As The Associated Press notes, "the win offers little more than bragging rights for Paul, who is popular with the younger generation of libertarian-minded conservatives who packed the conference."

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NPR Story
2:14 am
Sat March 16, 2013

Bright Beginnings, Sad Endings In Sports News

Originally published on Sat March 16, 2013 4:46 am

Transcript

SCOTT SIMON, HOST:

Time now for sports.

(SOUNDBITE OF MUSIC)

SIMON: Spring has sprung with a doubleheader of baseball - spring training and the World Baseball Classic. Nothing classic, though, about the defeat of the U.S. team last night by Puerto Rico. They were eliminated but doesn't really matter. The Miami Heat continue the streak while a college team does too, just in the opposite direction. We're joined now from Sedona, Arizona by Howard Bryant of ESPN.com and ESPN the Magazine. Good morning, Howard.

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NPR Story
2:14 am
Sat March 16, 2013

Reading The Tea Leaves Of Obama's Mideast Trip

Originally published on Sun March 17, 2013 6:57 am

Transcript

SCOTT SIMON, HOST:

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NPR Story
2:14 am
Sat March 16, 2013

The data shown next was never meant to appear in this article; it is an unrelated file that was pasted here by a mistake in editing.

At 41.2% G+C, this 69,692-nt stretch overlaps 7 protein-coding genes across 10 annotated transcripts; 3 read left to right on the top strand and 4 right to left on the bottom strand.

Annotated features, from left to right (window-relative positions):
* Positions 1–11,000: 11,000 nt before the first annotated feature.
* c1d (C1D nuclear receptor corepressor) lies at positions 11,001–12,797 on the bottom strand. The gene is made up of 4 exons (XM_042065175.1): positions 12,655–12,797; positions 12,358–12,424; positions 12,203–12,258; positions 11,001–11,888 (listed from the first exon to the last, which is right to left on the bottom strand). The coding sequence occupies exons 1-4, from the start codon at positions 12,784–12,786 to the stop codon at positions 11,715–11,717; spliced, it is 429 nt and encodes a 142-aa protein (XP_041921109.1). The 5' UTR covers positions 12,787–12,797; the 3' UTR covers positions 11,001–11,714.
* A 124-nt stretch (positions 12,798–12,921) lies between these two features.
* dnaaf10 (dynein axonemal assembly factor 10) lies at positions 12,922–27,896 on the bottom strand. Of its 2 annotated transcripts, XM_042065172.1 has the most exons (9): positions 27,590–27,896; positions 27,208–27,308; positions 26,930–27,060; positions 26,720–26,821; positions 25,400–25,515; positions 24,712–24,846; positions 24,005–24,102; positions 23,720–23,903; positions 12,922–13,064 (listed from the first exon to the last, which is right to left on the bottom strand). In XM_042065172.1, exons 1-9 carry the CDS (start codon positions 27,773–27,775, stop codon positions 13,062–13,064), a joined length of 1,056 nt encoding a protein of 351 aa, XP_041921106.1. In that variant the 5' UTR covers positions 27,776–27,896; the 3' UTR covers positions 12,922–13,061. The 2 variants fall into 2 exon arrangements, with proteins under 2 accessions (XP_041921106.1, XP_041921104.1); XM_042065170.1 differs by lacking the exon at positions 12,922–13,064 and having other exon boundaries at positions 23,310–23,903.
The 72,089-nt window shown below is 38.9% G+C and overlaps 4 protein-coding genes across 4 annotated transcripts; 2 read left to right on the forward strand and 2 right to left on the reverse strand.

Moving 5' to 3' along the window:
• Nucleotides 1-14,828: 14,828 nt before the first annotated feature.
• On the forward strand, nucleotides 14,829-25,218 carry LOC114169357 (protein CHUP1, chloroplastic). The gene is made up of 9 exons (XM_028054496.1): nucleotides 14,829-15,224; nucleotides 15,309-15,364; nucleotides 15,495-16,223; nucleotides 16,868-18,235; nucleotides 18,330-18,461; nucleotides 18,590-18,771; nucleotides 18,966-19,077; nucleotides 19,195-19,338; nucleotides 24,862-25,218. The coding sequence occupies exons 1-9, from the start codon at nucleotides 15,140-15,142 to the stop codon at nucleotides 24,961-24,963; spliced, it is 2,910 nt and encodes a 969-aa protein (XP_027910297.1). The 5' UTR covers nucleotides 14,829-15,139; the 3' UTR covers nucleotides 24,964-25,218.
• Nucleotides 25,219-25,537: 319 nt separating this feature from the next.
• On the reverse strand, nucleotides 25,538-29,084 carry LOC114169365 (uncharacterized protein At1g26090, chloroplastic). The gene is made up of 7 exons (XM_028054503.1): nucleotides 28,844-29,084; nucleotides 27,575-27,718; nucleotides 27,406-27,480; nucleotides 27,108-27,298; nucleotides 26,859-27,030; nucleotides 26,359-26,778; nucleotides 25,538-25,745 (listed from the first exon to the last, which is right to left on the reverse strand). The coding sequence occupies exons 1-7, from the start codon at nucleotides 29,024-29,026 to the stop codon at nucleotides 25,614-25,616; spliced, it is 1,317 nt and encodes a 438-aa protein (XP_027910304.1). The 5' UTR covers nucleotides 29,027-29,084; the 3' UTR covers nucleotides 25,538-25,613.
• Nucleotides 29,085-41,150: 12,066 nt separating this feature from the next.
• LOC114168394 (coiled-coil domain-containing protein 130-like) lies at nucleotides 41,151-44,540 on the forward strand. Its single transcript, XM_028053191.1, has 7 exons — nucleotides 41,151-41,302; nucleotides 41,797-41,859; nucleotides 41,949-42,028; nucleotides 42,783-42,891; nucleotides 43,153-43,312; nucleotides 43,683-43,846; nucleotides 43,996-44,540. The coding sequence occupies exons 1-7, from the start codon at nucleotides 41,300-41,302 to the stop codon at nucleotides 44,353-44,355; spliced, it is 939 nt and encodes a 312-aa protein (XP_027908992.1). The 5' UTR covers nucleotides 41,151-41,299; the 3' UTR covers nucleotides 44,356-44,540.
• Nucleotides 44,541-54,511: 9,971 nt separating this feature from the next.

What's Changed: From Brady Bill To Current Gun Control Push

Originally published on Sat March 16, 2013 4:46 am

Transcript

SCOTT SIMON, HOST:

Sarah Brady has worked for tougher gun laws for decades. Her husband, Jim Brady, was shot in the head by John Hinckley when he attempted to assassinate President Ronald Reagan. Jim Brady was President Reagan's press secretary and has lived with a disability ever since. The Bradys founded the Brady Center to Prevent Gun Violence, which worked to pass a law that now bears their name, the Brady Bill.

And Sarah Brady joins us from her home in Virginia. Ms. Brady, thanks very for being with us.

SARAH BRADY: Thank you for having me.

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Iraq
2:14 am
Sat March 16, 2013

Letters To My Dead Father

Guffran, 16, sits on the floor of her home, holding a letter she wrote to her father. A Shiite Muslim, Guffran's father was gunned down on the streets of Baghdad in 2006.
Kelly McEvers NPR

Originally published on Sat March 16, 2013 4:46 am

Ten years after the U.S. invaded Iraq, NPR is taking a look back, revisiting people and places first encountered during the war. In 2006, NPR aired a story about a 9-year-old girl who loved her father so much, she wrote him letters to take to work with him. Even after he died, in a carjacking that appeared to have a sectarian motive, she still wrote to him.

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The Salt
2:14 am
Sat March 16, 2013

Wine Revolution: As Drinkers And Growers, U.S. Declares Independence

The vineyard at Round Pond Estate in Rutherford, Calif. Napa Valley is just one of wine-growing regions across the country.
Eric Risberg AP

Originally published on Sat March 16, 2013 9:46 am

A curious shift has happened in global wine-drinking trends: Americans have overtaken the French and Italians, Europe's traditional lovers of the fruits of the vine, as the world's top wine market.

And it's not just wine drinking that's taken off stateside: U.S. wine production is also on the rise.